2021 Hyundai Palisade review – Australian launch (video)

Brett Davis

You might be thinking, why is Hyundai Australia launching the Palisade when it already offers a large, 7-seat SUV with the Santa Fe? Is bigger actually better?

According to November VFACTS new vehicle registration figures, large and upper large SUV segments are coping very well so far in what has been a terrible year. For example, the overall market is reporting a 16.1 per cent decline in sales across the 11 months. And most segments are seeing similar drops. However, the ‘SUV upper large below $100K’ category (Toyota LandCruiser/Nissan Patrol) is actually up 5.0 per cent, and the ‘SUV large above $70K’ class is seeing a drop of only 2.8 per cent. For perspective, the very popular ‘SUV medium below $60K’ class is reporting 12.6 per cent decline.

Even if you say you find big SUVs vulgar and pointless, we all secretly love them. Deep down, as if you wouldn’t enjoy pulling into your driveway in a Cadillac Escalade or a nice big Range Rover. The sense of superiority and confidence, even if false, just makes you feel so good behind the wheel. There’s also the benefit of added comfort and luxury purely from the sheer size of the cabin. But whatever argument you might have against them, big rigs are clearly what buyers want.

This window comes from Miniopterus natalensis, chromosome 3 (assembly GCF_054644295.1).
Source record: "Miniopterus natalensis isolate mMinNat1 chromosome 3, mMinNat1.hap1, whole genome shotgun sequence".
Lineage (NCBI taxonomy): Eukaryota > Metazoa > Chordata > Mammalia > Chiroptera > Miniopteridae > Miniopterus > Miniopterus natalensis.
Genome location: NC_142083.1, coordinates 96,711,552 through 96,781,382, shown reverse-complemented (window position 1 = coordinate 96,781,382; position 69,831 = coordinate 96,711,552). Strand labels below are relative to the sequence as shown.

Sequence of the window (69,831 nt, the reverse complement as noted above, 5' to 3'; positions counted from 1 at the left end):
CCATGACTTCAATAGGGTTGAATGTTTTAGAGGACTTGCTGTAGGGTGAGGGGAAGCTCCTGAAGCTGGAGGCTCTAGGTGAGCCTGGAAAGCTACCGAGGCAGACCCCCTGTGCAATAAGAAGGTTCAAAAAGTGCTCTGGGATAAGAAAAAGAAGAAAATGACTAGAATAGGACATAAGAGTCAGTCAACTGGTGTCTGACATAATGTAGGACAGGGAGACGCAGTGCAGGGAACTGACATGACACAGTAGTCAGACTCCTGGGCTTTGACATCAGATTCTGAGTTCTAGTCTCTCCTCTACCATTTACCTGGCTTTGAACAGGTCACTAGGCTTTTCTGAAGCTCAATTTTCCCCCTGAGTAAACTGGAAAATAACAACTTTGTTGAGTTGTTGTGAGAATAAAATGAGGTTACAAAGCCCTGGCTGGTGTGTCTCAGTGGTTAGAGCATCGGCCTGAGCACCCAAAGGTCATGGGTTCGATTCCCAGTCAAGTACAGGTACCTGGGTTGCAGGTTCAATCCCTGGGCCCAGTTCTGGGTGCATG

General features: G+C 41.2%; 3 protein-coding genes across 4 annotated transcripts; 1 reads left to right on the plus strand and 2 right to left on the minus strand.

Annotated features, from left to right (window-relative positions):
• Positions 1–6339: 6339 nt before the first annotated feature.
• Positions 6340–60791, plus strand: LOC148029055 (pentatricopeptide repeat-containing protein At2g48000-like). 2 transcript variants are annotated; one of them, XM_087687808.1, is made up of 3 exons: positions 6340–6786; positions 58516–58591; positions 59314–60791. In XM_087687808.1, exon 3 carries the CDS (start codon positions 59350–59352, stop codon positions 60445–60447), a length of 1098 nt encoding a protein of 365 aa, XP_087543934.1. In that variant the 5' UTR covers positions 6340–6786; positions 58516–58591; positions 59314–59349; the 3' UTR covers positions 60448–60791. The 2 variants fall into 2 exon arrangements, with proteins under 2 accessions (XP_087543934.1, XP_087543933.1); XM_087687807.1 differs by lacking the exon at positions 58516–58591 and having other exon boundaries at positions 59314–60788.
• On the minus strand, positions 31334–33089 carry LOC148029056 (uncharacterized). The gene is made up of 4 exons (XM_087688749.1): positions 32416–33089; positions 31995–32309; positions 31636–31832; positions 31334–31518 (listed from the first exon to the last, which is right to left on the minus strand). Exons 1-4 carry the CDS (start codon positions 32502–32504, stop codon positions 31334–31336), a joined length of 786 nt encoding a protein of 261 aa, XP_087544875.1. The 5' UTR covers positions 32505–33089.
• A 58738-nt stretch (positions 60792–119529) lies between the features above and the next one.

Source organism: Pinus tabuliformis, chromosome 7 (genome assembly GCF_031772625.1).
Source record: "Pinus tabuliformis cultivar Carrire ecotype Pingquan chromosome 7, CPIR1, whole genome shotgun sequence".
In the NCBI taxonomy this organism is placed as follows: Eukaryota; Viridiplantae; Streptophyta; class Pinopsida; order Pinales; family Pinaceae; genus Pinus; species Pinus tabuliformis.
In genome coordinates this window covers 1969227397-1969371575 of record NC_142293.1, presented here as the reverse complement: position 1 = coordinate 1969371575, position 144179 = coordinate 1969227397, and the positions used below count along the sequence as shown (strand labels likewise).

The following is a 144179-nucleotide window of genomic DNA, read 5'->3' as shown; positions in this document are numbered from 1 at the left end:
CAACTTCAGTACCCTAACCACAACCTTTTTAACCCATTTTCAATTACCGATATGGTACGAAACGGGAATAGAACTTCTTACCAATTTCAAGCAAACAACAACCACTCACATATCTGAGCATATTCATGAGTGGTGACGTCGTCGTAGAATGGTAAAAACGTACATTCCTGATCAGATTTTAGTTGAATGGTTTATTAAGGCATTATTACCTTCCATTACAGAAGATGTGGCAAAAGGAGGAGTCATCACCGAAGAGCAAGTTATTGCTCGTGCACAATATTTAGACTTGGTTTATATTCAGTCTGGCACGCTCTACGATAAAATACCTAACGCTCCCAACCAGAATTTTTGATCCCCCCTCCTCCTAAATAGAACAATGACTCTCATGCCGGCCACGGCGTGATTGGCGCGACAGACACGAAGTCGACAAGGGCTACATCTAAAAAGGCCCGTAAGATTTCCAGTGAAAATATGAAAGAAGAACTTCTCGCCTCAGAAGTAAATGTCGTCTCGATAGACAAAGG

So, to fulfil demand, Hyundai is offering four versions of the Palisade, alongside the Santa Fe in the same below-$70K segment. There’s the standard and the Highlander. Both of these can be had with either a 3.8-litre petrol V6 producing 217kW and 355Nm, or a 2.2-litre turbo-diesel four-cylinder that generates 147kW and 440Nm. The V6 is front-wheel drive and the diesel is AWD. Prices start from $60,000 for the standard petrol, and from $71,000 for the Highlander petrol. Add $4000 to access the diesel in each trim level.

2021 Hyundai Palisade 3.8 V6 Petrol – THE SPECS

Engine: 3.8-litre V6 petrol
Output: 217kW@6000rpm / 355Nm@5200rpm
 8-speed auto
Drive type: Front-wheel drive
Official fuel economy: 10.7L/100km
Kerb weight: 1950kg
0-100km/h: Not tested
Priced from: $60,000

2021 Hyundai Palisade 2.2 CRDi – THE SPECS

Engine: 2.2-litre turbo-diesel four-cylinder
Output: 147kW@3800rpm / 440Nm@1750-2750rpm
8-speed auto
Drive type: All-wheel drive
Official fuel economy: 7.3L/100km
Kerb weight: 2059kg
0-100km/h (Vbox tested): 9.77 seconds
Priced from: $64,000

The Palisade isn’t a brand new model. In fact, it’s been on sale in select overseas markets since late-2018. So it shouldn’t come as a surprise that it’s based on the outgoing Santa Fe platform. There are some dimension changes though, obviously. Compared with the outgoing Santa Fe the Palisade is 210mm longer overall, with 135mm of that in the wheelbase. It’s also 85mm wider and 45mm taller. Not that either of them are primarily designed for off-roading, the Palisade also presents 18mm of added ground clearance (203mm in total).